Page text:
The Teacher Guide & Answer Key starts out with a clear explanation on how to get the most out of the curriculum. Suggestions for adapting for younger or older children, a co-op, classrooms, or a family studying together are included in this section. Section Two includes teaching resources for each chapter. Project possibilities, timeline dates, review games, and suggested family activities are all included. Section Three has supplemental book lists for each unit divided by ages K-4, Middle (5-8) and Secondary (9 and up). Section Four contains the answer key to the “For Further Study” questions, including younger student adaptations. The last section, Section Five, is the answer key to the Student Activity pages. I often elect not to purchase teacher guides, but this one contains valuable information and I would recommend not skipping out on it.

Click here for sample pages.

In Our Home

I originally started this curriculum with my 5th grade son. I found it to be just a bit much for him, especially considering that we are not accustomed to including history in our main studies on a regular basis. Our biggest obstacle was the notebook writing portion and remembering of details for the notebook pages. At first, I didn't realize the notebook pages were to be done while reading the text and we were doing them after the fact. Switching to completion while reading helped some. My son enjoyed finding the appropriate image and flag for each page. With the suggestions in the teacher guide, I believe adapting Vol 2 would have been obtainable. However, I soon realized that Volume 2 was just about perfect for my 7th grade daughter's needs.

Overall, I found this to be a well-thought out and thorough history curriculum that caters to a variety of learning styles. The activity pages are not overwhelming for the target grade levels, yet really solidify the learning and keep the student engaged during the reading. With two very different learners in my home, I appreciate that the author provides many suggestions to make this curriculum adaptable. This is actually a curriculum that I can use with both of my kids. I like the structure the textbook provides in combination with the supplemental reading suggestions, games, and activities. It gives me the systematic approach I've been seeking, yet takes the bore out of a pure textbook approach.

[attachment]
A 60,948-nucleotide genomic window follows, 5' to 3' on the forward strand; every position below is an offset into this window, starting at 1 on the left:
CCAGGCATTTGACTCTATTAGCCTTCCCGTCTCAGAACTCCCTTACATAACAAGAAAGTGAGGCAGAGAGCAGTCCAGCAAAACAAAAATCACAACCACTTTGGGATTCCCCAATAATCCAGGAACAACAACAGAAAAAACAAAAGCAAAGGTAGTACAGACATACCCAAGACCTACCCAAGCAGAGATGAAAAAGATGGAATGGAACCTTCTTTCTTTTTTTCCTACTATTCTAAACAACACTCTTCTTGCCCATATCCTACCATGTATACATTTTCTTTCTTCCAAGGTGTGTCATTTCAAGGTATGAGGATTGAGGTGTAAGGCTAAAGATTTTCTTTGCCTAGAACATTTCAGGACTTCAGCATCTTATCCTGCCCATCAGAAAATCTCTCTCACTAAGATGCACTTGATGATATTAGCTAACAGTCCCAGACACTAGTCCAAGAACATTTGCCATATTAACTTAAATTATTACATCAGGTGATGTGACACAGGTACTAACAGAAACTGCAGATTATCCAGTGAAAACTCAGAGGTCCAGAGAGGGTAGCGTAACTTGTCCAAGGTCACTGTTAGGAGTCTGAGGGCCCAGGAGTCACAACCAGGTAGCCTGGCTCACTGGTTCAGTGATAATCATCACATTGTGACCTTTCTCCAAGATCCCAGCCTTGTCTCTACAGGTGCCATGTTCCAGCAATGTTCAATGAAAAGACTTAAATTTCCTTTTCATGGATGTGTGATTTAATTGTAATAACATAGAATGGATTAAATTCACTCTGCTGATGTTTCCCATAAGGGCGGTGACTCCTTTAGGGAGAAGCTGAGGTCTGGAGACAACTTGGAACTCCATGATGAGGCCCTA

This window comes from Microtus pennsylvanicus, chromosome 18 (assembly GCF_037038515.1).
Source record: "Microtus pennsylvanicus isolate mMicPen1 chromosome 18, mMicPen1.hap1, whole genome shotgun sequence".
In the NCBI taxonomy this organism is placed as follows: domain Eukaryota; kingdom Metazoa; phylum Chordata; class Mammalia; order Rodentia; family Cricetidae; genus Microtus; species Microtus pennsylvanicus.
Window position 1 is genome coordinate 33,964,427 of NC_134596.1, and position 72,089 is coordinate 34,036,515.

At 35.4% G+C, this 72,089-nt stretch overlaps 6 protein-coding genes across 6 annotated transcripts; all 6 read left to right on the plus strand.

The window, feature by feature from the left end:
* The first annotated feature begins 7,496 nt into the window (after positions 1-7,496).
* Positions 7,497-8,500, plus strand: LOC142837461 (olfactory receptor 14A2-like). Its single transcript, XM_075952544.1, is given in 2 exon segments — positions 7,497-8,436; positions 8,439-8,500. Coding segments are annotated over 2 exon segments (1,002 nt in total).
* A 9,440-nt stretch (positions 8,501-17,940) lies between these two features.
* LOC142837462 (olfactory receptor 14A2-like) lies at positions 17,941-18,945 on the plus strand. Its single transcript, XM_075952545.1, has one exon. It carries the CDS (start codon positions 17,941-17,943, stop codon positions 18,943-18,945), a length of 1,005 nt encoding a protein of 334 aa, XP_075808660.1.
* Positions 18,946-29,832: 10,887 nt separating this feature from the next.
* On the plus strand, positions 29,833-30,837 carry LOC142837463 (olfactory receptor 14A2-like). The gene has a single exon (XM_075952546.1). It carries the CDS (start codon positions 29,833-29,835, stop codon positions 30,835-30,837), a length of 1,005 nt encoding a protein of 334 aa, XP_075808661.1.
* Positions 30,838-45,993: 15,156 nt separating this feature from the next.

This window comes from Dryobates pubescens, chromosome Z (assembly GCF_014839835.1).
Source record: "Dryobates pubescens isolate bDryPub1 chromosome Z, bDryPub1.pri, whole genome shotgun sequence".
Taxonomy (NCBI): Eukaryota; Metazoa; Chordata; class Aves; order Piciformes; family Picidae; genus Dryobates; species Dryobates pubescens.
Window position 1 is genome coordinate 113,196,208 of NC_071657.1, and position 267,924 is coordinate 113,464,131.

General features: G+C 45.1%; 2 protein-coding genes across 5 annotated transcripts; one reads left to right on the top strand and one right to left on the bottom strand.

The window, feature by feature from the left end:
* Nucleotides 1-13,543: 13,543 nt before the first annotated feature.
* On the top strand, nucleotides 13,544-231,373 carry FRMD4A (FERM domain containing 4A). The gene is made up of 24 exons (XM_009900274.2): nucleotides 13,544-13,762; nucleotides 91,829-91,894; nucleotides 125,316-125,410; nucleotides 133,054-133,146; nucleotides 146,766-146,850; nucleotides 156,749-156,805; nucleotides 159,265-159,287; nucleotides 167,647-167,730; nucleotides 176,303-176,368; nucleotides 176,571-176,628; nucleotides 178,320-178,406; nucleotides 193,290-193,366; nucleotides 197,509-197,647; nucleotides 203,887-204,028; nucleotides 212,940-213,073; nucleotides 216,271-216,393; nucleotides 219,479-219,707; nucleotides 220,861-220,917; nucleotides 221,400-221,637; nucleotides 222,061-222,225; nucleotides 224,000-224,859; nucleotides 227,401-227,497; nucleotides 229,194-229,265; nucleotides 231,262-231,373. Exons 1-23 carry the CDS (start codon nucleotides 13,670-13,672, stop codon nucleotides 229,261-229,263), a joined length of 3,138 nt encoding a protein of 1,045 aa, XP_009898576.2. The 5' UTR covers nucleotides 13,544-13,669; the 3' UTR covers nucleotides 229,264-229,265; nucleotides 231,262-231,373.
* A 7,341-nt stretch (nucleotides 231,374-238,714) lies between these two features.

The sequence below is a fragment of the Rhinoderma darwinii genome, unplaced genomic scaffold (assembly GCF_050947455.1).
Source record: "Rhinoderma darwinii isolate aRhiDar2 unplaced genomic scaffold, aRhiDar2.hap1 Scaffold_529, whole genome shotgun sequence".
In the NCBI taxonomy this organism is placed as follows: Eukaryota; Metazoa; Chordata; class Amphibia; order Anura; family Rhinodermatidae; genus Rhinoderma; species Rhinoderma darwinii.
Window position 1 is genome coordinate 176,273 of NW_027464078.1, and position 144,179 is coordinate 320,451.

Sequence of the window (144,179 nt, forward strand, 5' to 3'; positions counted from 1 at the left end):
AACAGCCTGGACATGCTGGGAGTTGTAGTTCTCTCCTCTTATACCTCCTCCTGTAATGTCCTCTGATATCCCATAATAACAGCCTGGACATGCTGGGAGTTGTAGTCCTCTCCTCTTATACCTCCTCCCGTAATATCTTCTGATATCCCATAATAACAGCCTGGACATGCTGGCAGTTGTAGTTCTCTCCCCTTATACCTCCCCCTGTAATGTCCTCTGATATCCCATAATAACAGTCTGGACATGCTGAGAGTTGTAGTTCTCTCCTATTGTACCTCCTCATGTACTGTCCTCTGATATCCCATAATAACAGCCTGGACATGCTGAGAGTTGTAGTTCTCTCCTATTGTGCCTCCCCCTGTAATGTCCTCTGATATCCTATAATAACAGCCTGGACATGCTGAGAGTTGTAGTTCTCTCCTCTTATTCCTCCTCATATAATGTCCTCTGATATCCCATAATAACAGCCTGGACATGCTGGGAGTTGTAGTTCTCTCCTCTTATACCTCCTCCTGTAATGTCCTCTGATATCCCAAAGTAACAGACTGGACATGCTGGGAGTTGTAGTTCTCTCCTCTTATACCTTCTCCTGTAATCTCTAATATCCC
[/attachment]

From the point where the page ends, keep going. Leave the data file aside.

One of the dangers of being on the Crew is that I often end up making more purchases as the result of liking the products I review. Such is the case with All American History Vol 2. In the end, I ended up purchasing All American History Vol 1, covering Exploration - 1840, for grades 5-8. Volume 1 has the same format as Volume 2, but the chapters are slightly shorter. The level of Volume 1 worked better for my son, yet is still appropriate for my 7th grader. We'll follow up with Volume 2 next year.

All American History Volume 2 can be purchased as a set for $68 (a savings of 16%) or the Student Reader, Student Activity Book and Teacher Guide can be purchased individually from Bright Ideas Press. You may also enjoy the All American History Yahoogroup for users to share ideas.

Bright Ideas Press also publishes many other products, including the popular Mystery of History and the new Illuminations. Check out the website and also visit the TOS Crew official blog to read more reviews on All American History and other Bright Ideas Press products.


Debra said...

So, Heidi, my big question on this -- how balanced is the approach to history. Is Columbus a saint, an evil white man bent on destroying native culture, or somewhere in between?

I hate history materials that go to extremes, and I've been leery to try this one... I try to get my hands on things before I spend money.

So???? :)

Heidi said...

I'd say somewhere in between. :)

For example, the Vol 1 text mentions that Columbus prayed for the voyage to the "regions of India" and for "the measures that could be taken for their conversion to our Holy Faith". It says he thanked God when he first came ashore and planted a cross with the Spanish flag. That's it.

On the flip side, the text mentions that Columbus "brought back" several Indians, mentions he asked natives where they had gotten the gold and that Ferdinand and Isabella desired to make Spanish claims to the land explored. It is presented matter of factly.

The majority of the text on him covers his four expeditions, what was discovered, how his reputation was damaged, and how his voyages set the stage for a trade route and eventual settlement of the New World.

BIP calls this curriculum "distinctly Christian", but I didn't find it extreme or overwhelming.